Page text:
TABLE 1______________________________________MATERIALS MANDREL FLEX- FLAIR-OUT IBLEPOST PORTIONS TOP STEM BASE______________________________________Case 1 nitride spin-on glass nitride oxide oxideCase 2 nitride spin-on glass metal oxide oxideCase 3 metal spin-on glass metal oxide oxideCase 4 nitride spin-on glass nitride oxide oxide (fast etch) (slow etch)Case 5 nitride spin-on glass metal oxide oxide (fast etch) (slow etch)Case 6 metal spin-on glass metal oxide oxide (fast etch) (slow etch)Case 7 nitride spin-on glass nitride silicon siliconCase 8 nitride spin-on glass metal silicon siliconCase 9 metal spin-on glass metal silicon siliconCase 10 oxide spin-on glass nitride polyimide polyimideCase 11 nitride oxide nitride polyimide polyimideCase 12 oxide oxide nitride oxide polyimideCase 13 polyimide spin-on glass nitride polyimide polyimideCase 14 oxide spin-on glass metal polyimide polyimideCase 15 nitride oxide metal polyimide polyimideCase 16 oxide oxide metal oxide polyimideCase 17 polyimide spin-on glass metal polyimide polyimideCase 18 metal oxide nitride metal metalCase 19 metal oxide metal metal metalCase 20 metal polyimide metal metal metalCase 21 metal spin-on glass oxide metal metalCase 22 nitride spin-on glass nitride metal metalCase 23 metal oxide nitride metal metal type 1 type 2Case 24 metal oxide metal metal metal type 1 type 2Case 25 metal polyimide metal metal metal type 1 type 2Case 26 metal spin-on glass oxide metal metal type 1 type 2Case 27 nitride spin-on glass nitride metal metal type 1 type 2______________________________________
In the table above, "metal type 1" and "metal type 2" are simple metals with etches selective to each other, for example, aluminum and tungsten.
The microconnector areas shown in FIG. 6a are merely exemplary, and can take many other forms. For example, FIG. 12 depicts a top view of a chip 158 with a continuous channel 160 thereon. Channel 160 may not be the optimum choice where wires must come out from chip 158. As another example, FIG. 13 depicts a top view of chip 158 with localized channels 162 placed toward the edges of chip 158. Note that the shape of channels 160 or 162 could be different, depending on the need.
An electrical connection between stacked chips can be accomplished by an electrical connection separate from the FSCs, or by choosing the materials for the FSCs such that the FSCs themselves act as conductors. For a separate electrical connection, a reflowable connection is preferably used. A "reflowable connection" is one where the connection is made after heat is applied, for example, a small ball of solder heated to flow and connect between the two chips. Only a small amount of the reflowable material would be needed to give an electrical connection, since the FSCs actually provide the mechanical strength holding the chips together. The FSCs themselves may act as electrical conductors if the materials for the flexible top, mandrel stem and base are all electrical conductors, such as Case 19 in the table above.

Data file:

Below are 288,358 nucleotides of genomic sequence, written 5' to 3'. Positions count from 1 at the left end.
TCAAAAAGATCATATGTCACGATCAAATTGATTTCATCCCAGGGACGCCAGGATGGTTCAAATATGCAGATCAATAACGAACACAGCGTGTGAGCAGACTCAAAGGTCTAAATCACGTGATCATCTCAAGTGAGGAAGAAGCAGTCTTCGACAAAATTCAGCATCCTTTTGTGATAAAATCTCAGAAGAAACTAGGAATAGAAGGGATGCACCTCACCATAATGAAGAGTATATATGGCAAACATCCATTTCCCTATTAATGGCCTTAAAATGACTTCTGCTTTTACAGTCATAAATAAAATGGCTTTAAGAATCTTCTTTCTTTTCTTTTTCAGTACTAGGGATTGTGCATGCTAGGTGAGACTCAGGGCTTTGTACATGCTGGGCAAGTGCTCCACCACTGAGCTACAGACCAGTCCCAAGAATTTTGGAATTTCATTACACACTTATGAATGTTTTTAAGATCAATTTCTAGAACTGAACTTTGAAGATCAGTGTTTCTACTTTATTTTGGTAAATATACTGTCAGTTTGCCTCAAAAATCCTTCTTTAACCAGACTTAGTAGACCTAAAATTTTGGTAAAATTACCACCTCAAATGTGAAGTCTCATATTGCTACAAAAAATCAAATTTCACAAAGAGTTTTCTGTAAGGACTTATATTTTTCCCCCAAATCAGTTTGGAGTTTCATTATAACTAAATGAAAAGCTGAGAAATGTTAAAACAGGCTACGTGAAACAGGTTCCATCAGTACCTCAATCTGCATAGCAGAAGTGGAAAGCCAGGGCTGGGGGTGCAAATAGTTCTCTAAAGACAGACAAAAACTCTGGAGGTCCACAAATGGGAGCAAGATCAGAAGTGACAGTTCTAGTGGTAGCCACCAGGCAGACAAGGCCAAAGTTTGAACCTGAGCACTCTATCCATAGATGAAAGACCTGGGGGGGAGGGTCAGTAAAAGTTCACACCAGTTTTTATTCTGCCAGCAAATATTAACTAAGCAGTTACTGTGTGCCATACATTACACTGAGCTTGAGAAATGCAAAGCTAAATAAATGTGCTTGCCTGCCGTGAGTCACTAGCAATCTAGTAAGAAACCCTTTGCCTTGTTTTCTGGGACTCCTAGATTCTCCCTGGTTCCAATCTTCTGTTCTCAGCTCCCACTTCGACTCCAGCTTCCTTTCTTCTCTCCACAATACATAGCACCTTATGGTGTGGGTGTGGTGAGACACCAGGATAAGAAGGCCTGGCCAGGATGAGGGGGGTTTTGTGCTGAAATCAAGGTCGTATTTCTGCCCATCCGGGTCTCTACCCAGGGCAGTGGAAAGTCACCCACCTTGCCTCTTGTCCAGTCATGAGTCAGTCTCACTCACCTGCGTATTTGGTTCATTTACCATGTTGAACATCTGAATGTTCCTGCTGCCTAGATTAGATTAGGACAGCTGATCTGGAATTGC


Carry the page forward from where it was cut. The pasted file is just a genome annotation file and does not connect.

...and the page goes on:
To ensure a proper electrical connection, the present invention includes a force-counter-force connection to ensure that the FSCs remain in proper contact. FIG. 14 depicts repelling member area 164 and FSC area 166, both part of a pair of stacked chips according to the present invention. Repelling member area 164 comprises repelling members 168 shown with a slight bend, providing the pushing force countering the FSCs in area 166. Repelling members 168 resemble FSCs, except that their stem is longer and they do not interconnect. The FSCs in area 166 are those described with respect to FIG. 8, and provide the restraining action against the repelling members in area 164. Where the stacked chips include both areas 164 and 166, which act against each other, proper contact ensuring an electrical connection is maintained. In addition, the repelling members in area 164 may or may not be conductive, regardless of whether the FSCs in area 166 are conductive. One approach is to include conductive repelling members 168 on pads 70, 72, 74 and 76 of FIG. 7 with FSCs on another portion of the chip.
When stacking certain chips face to face, such as the EEPROM array described herein, alignment may need to be very precise. When stacking a circuitry face to a circuitry face, it is difficult to view and align the stacked chips, unless some system such as optical alignment is used. Alternatively, including FSCs of differing heights will help to align the chips in varying degrees as they are being pushed together. FIG. 15 depicts top chip 167 and bottom chip 169 with large FSCs 170, medium FSCs 172 and small FSCs 174. Note that the mesa 176 for medium-sized FSCs 172 is higher than mesa 178 for large FSCs 170. If the mesas were not of differing heights, the medium and small FSCs would never touch when large FSCs 170 are locked into place. Large FSCs 170 provide gross alignment, medium FSCs 172 provide medium alignment, and small FSCs 174 provide a fine alignment. Larger FSCs are both wider and longer than smaller ones. The width can be controlled by the size of post 140 and mask 150. The height can be controlled by the etch done between FIGS. 11e and 11f to create stem 156. In addition, material 148 for the flexible tops could be thicker to make the FSCs taller, and thinner to make them shorter. Although thicker, flexibility is not seriously affected, since the flexing extension portion is wider than it is with the smaller FSCs.